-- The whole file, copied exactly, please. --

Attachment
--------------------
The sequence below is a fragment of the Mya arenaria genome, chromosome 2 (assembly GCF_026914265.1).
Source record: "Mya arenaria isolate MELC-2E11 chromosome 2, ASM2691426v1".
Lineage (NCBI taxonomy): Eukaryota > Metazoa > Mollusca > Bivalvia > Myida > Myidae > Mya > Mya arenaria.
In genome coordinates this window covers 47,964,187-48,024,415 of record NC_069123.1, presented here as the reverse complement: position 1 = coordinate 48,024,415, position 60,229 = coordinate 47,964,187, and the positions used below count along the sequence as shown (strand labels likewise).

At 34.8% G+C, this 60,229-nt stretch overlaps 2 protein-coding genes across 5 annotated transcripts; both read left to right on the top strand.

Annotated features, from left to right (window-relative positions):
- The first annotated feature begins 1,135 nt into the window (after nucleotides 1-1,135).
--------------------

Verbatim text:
The sequence below is a fragment of the Mya arenaria genome, chromosome 2 (assembly GCF_026914265.1).
Source record: "Mya arenaria isolate MELC-2E11 chromosome 2, ASM2691426v1".
Lineage (NCBI taxonomy): Eukaryota > Metazoa > Mollusca > Bivalvia > Myida > Myidae > Mya > Mya arenaria.
In genome coordinates this window covers 47,964,187-48,024,415 of record NC_069123.1, presented here as the reverse complement: position 1 = coordinate 48,024,415, position 60,229 = coordinate 47,964,187, and the positions used below count along the sequence as shown (strand labels likewise).

At 34.8% G+C, this 60,229-nt stretch overlaps 2 protein-coding genes across 5 annotated transcripts; both read left to right on the top strand.

Annotated features, from left to right (window-relative positions):
- The first annotated feature begins 1,135 nt into the window (after nucleotides 1-1,135).